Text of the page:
By Michael C. Davies for RealClearDefense
Afghanistan will soon be chiseled into the history books as another in the long list of strategic failures for the United States of America. This ever-growing collection of losses would typically be a cause for concern for a global superpower.
Yet, it engenders no radical reaction amongst the populace, the military, the national security bureaucracy, or elected leaders.
For all the hand-wringing that will occur as the Taliban claim victory, the lack of concern, let alone action, to avoid this fate again is conspicuous. The question must therefore be asked: does America like losing wars?
Yemen, like Libya, has fractured into warring mini-states. Uganda has become a source of terror itself. Al-Shabaab in Somalia has created an efficient, geographically diverse, predictable and ruthless “mafia-style” taxation system.
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Bashar al-Assad is slowly reasserting political control across most of the country. Al-Qaeda is “unlikely” to be defeated. And of course, the War on Drugs has long been considered “discredited,” using “failed and counterproductive strategy[ies].”
Furthermore, on closer inspection, even the Gulf War should be moved to the loss category. Asking whether America likes losing wars should be normally provocative, yet, in reality, it becomes more of a legitimate analytical inquiry as the failures mount up for all to see.
There are two schools of thought for why America loses wars. One answer is that it is the fault of decision-makers themselves. Take The U.S. Army in Iraq study as emblematic of this, which concluded by noting that:
…it would be reassuring to believe that the mistakes the United States made in the Iraq War resulted from unintelligent leaders making poor decisions. If that were so, then the United States could be assured of avoiding similar mistakes in the future simply by selecting better, more intelligent leaders. However, this is not the case. The overwhelming majority of decisions in the Iraq War were made by highly intelligent, highly experienced leaders whose choices, often in consensus, seemed reasonable at the time they were made but added up to a failure to achieve our strategic objectives.
The other school makes a structural argument. In Forging a New Shield, the Project for National Security Reform’s assessment of the U.S. National Security System. This assessment declared that it was an “undeniable fact that the national security system of the United States is increasingly misaligned with a rapidly changing global security environment.”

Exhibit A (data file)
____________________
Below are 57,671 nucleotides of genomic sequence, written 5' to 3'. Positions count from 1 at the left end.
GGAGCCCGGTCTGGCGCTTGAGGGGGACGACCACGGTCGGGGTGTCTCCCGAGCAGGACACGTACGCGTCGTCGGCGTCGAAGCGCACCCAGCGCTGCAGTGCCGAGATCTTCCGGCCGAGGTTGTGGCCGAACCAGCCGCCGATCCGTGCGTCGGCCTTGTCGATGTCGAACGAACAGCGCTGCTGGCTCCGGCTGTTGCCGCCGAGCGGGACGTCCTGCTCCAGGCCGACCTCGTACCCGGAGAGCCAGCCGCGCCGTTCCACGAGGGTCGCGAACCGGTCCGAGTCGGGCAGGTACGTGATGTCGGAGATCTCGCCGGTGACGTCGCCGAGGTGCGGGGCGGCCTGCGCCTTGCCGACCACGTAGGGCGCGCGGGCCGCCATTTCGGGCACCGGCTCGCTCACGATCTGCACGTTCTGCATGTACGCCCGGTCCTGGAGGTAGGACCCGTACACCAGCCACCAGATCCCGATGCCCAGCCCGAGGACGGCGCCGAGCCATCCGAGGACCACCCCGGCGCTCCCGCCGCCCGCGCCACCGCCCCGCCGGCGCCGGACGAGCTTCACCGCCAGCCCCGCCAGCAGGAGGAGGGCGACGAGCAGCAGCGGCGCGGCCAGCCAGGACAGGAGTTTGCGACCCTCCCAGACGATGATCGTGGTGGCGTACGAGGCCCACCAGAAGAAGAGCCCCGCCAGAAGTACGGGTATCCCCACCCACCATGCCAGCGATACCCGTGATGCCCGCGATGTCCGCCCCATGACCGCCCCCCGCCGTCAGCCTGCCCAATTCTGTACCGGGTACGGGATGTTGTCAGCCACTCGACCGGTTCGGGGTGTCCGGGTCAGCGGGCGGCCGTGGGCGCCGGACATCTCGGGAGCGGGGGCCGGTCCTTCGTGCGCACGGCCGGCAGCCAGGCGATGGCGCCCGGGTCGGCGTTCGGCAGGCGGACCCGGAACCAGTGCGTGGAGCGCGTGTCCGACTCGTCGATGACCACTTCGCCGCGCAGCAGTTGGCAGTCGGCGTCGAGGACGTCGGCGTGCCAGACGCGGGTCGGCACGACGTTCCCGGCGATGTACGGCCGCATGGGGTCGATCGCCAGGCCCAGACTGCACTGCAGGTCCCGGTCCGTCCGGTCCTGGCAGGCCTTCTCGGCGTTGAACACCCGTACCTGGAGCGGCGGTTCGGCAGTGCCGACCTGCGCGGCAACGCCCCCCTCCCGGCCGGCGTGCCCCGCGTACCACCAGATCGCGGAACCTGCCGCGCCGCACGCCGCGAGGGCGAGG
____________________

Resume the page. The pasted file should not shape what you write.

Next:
The basic deficiency within the system was that “parochial departmental and agency interests, reinforced by Congress, paralyze interagency cooperation even as the variety, speed, and complexity of emerging security issues prevent the White House from effectively controlling the system.”
The question then is why nothing changes? Even blatant self-interest would seemingly see value in demanding reform.
And this is for wars that will determine the structure of the international system into the future. An interested party might assume a reform agenda would be on the list of things to avoid losing fate. But there is nothing but silence in response.
The same structures, norms, values, processes, and pathologies that have continually led America to consistent strategic failure will continue to lead to its consistent strategic failure. This is done by choice.
Yet, it is as if continual strategic failure for America is intentional, enjoyed, or even, perhaps, coveted. I have no explanation as to why. For America’s allies, though, this desire needs to be acknowledged.
As Hugh White wrote in regards to the defense of Taiwan, “Iraq should have taught us that it makes no sense to support an ally in a war it can’t win, and the stakes are much higher this time.”
If ever greater and more consequential defeats will undoubtedly define the future, America’s fondness for losing should be at the forefront of strategic discussions.
Syndicated with permission from RealClearWire.
Michael C. Davies is a Ph.D. candidate in Defence Studies at King’s College London, focusing on the theory and practise of victory. He previously conducted lessons learned research at the U.S. National Defense University, where he co-authored three books on the Wars of 9/11 and is one of the progenitors of the Human Domain doctrinal concept.
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